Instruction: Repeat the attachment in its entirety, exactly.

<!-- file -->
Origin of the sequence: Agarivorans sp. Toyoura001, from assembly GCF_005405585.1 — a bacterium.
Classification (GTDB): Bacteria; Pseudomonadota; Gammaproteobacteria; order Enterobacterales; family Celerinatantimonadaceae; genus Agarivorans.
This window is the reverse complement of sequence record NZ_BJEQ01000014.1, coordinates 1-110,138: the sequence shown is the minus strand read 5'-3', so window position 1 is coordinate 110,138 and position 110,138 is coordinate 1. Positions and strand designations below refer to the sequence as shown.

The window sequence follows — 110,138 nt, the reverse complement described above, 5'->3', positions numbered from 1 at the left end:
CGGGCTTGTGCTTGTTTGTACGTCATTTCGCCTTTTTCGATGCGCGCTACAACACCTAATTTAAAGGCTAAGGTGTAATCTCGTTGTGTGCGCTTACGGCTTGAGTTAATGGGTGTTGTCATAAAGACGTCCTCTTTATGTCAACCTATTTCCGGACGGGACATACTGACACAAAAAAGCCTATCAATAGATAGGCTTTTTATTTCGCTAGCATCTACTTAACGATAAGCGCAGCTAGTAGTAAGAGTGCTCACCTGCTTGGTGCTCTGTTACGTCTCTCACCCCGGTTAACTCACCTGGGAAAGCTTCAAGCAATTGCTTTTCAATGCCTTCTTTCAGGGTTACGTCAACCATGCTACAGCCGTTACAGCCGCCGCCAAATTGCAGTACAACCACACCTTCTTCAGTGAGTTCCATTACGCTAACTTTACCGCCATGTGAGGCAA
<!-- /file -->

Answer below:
Origin of the sequence: Agarivorans sp. Toyoura001, from assembly GCF_005405585.1 — a bacterium.
Classification (GTDB): Bacteria; Pseudomonadota; Gammaproteobacteria; order Enterobacterales; family Celerinatantimonadaceae; genus Agarivorans.
This window is the reverse complement of sequence record NZ_BJEQ01000014.1, coordinates 1-110,138: the sequence shown is the minus strand read 5'-3', so window position 1 is coordinate 110,138 and position 110,138 is coordinate 1. Positions and strand designations below refer to the sequence as shown.

The window sequence follows — 110,138 nt, the reverse complement described above, 5'->3', positions numbered from 1 at the left end:
CGGGCTTGTGCTTGTTTGTACGTCATTTCGCCTTTTTCGATGCGCGCTACAACACCTAATTTAAAGGCTAAGGTGTAATCTCGTTGTGTGCGCTTACGGCTTGAGTTAATGGGTGTTGTCATAAAGACGTCCTCTTTATGTCAACCTATTTCCGGACGGGACATACTGACACAAAAAAGCCTATCAATAGATAGGCTTTTTATTTCGCTAGCATCTACTTAACGATAAGCGCAGCTAGTAGTAAGAGTGCTCACCTGCTTGGTGCTCTGTTACGTCTCTCACCCCGGTTAACTCACCTGGGAAAGCTTCAAGCAATTGCTTTTCAATGCCTTCTTTCAGGGTTACGTCAACCATGCTACAGCCGTTACAGCCGCCGCCAAATTGCAGTACAACCACACCTTCTTCAGTGAGTTCCATTACGCTAACTTTACCGCCATGTGAGGCAA